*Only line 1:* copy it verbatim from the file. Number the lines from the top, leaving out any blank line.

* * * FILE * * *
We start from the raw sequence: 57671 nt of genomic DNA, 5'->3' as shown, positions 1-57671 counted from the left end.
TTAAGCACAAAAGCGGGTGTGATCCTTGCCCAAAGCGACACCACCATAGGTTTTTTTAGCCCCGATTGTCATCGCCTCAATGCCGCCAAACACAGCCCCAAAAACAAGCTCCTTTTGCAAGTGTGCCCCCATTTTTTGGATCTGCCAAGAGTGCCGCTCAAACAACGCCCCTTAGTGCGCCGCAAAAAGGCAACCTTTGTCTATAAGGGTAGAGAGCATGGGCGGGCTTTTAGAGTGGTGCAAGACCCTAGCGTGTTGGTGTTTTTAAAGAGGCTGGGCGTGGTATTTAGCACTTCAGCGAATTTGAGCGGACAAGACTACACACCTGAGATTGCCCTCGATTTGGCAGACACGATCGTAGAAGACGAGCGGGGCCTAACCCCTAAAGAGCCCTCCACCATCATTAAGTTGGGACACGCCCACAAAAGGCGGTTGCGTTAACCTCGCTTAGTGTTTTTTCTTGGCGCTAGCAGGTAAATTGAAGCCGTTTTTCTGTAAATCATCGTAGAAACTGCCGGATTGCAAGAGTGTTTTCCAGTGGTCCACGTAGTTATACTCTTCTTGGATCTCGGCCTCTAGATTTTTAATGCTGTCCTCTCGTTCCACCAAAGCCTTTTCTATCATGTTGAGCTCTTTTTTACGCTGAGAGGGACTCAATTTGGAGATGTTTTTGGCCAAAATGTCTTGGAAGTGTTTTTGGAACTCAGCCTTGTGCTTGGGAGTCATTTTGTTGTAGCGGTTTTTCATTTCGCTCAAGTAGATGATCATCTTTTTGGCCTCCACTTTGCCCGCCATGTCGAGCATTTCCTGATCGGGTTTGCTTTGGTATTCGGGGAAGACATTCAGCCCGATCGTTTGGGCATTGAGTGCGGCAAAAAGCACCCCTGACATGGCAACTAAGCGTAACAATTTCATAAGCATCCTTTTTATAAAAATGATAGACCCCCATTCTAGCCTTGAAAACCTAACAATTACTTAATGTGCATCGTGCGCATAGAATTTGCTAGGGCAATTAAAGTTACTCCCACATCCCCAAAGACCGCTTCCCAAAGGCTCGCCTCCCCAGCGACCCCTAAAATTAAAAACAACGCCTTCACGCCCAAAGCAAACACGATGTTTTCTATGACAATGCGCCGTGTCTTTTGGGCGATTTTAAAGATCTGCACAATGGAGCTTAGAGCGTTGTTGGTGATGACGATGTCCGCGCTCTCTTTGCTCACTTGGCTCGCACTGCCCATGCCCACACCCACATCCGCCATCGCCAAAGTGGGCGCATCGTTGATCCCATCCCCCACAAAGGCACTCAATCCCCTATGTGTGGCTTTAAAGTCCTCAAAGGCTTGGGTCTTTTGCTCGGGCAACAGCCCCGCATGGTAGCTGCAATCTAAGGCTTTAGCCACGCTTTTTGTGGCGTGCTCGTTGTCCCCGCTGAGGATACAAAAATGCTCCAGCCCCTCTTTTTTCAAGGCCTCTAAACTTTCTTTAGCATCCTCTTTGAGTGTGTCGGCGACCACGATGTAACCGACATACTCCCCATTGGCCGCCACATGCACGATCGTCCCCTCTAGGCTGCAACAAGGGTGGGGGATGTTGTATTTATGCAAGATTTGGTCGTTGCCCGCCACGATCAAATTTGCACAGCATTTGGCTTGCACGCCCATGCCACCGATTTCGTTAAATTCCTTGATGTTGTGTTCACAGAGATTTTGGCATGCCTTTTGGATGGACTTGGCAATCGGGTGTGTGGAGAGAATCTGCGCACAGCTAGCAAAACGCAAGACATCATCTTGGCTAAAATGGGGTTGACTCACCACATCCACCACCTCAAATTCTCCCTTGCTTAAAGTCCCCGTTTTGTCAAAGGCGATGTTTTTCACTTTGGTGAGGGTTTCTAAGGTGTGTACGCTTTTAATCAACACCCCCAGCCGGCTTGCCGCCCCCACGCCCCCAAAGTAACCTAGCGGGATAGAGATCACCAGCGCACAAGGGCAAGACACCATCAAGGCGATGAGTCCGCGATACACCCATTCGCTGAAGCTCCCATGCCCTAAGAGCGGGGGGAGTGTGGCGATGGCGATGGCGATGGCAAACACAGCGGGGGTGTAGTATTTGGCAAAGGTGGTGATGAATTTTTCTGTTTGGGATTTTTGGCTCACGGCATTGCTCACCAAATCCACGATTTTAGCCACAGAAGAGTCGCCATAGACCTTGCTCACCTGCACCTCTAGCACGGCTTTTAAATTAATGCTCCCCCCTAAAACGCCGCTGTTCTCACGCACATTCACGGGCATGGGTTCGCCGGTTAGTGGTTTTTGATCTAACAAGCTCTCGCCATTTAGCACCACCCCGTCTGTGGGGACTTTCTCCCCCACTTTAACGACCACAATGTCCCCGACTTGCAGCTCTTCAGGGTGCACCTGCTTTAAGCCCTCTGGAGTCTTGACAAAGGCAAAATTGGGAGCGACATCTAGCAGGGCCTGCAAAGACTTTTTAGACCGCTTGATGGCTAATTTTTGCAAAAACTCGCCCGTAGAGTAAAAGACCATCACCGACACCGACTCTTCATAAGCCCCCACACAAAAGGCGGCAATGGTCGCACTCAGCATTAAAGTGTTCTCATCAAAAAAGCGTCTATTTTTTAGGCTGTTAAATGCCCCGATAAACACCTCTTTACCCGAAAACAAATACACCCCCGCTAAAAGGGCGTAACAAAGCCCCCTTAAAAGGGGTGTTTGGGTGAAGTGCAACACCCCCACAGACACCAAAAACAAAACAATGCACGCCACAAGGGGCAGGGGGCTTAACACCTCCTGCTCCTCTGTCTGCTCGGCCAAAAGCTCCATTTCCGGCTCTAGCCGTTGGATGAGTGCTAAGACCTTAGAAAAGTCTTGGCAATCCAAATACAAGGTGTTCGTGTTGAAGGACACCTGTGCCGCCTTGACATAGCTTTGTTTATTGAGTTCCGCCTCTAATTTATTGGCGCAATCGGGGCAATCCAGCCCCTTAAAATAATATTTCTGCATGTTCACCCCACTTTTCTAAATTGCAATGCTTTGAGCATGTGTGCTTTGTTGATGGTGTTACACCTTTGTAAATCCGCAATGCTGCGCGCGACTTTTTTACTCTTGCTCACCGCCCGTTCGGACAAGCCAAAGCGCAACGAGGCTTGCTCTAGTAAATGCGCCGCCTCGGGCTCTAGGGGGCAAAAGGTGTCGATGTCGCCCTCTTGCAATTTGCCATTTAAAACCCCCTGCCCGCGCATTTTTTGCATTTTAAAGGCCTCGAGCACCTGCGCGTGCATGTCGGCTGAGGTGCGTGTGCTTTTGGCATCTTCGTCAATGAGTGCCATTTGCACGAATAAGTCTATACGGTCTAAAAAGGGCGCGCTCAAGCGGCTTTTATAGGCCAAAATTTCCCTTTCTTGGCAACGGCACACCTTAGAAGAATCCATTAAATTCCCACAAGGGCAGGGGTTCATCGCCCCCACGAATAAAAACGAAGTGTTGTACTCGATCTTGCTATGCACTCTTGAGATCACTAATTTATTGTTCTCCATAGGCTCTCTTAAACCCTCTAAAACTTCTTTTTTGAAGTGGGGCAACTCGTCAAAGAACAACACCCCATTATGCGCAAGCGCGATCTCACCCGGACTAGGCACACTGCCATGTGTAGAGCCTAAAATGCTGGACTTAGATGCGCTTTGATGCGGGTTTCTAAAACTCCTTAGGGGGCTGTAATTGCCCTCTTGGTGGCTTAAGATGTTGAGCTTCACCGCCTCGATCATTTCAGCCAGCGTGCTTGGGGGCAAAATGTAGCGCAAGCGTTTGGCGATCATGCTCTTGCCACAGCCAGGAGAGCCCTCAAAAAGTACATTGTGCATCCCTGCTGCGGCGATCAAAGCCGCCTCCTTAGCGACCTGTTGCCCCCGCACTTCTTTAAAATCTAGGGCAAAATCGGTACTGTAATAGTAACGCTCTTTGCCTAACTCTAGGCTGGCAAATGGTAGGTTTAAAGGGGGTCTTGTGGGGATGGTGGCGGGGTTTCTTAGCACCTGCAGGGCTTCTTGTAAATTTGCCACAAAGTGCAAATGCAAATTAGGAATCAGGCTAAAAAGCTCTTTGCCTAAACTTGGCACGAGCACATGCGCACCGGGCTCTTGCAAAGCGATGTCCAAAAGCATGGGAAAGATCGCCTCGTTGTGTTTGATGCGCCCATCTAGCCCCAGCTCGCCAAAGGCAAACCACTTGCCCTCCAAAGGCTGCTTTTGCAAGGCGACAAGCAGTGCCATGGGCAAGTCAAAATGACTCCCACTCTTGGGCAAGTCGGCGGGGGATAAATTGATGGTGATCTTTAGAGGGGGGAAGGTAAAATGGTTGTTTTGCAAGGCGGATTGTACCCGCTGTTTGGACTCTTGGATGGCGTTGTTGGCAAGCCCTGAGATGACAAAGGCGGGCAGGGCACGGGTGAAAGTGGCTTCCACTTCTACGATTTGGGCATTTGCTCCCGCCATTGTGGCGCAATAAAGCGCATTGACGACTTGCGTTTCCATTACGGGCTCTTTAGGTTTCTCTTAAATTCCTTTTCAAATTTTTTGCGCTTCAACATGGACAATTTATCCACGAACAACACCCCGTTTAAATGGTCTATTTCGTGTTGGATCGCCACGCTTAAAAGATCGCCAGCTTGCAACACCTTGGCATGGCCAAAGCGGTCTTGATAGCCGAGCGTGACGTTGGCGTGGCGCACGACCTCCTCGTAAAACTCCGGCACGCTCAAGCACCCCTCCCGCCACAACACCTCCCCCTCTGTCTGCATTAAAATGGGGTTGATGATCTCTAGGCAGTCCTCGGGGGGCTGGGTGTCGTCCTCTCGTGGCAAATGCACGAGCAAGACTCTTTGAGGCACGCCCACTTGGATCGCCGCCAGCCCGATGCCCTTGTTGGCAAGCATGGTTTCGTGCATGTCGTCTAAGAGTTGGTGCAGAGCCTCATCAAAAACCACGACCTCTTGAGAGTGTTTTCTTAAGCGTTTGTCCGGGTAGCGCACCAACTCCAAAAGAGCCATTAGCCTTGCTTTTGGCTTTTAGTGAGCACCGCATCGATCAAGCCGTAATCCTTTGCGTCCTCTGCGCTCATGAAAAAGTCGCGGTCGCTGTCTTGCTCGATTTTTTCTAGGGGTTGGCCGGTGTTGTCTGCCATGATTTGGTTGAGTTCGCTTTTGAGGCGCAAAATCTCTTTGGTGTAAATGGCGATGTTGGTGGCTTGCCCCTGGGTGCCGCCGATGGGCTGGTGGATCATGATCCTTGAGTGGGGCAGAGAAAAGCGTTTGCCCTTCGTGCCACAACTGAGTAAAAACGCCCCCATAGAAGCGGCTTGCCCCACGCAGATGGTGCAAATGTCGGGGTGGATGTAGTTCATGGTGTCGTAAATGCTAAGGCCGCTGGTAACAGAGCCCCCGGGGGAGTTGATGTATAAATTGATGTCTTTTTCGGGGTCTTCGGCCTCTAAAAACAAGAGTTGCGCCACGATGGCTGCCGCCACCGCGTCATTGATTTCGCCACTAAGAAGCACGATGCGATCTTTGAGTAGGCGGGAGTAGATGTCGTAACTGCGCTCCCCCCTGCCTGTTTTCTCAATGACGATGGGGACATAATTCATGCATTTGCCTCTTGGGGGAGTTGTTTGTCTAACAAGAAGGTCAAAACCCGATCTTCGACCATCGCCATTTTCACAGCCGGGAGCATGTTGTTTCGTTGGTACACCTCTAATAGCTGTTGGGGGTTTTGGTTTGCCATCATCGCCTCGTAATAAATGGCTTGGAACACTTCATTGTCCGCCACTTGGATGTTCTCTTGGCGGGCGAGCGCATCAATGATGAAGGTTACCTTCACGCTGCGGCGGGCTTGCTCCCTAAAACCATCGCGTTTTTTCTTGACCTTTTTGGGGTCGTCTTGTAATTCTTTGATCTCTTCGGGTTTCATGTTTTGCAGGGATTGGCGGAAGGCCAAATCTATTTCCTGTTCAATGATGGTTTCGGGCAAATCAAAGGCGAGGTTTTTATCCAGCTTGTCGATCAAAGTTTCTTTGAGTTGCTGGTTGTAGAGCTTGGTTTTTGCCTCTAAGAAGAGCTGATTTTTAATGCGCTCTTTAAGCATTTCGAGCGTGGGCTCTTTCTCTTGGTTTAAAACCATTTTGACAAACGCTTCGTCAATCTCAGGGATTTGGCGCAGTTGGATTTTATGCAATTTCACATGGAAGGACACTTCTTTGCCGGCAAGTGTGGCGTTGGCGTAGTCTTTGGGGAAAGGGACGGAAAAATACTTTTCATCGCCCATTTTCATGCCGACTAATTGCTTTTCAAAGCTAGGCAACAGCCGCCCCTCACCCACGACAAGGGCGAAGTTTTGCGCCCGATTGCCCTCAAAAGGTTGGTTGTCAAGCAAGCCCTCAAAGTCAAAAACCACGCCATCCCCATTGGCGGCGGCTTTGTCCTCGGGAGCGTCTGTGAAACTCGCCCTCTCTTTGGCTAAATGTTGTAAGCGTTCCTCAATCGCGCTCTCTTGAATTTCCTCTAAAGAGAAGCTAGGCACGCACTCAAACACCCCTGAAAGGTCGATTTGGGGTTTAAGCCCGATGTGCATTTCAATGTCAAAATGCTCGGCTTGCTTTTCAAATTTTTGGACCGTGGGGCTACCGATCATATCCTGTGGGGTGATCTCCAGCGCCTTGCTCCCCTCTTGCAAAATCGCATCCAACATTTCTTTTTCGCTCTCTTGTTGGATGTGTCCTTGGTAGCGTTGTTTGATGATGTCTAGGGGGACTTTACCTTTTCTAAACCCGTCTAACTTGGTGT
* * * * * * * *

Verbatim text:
We start from the raw sequence: 57671 nt of genomic DNA, 5'->3' as shown, positions 1-57671 counted from the left end.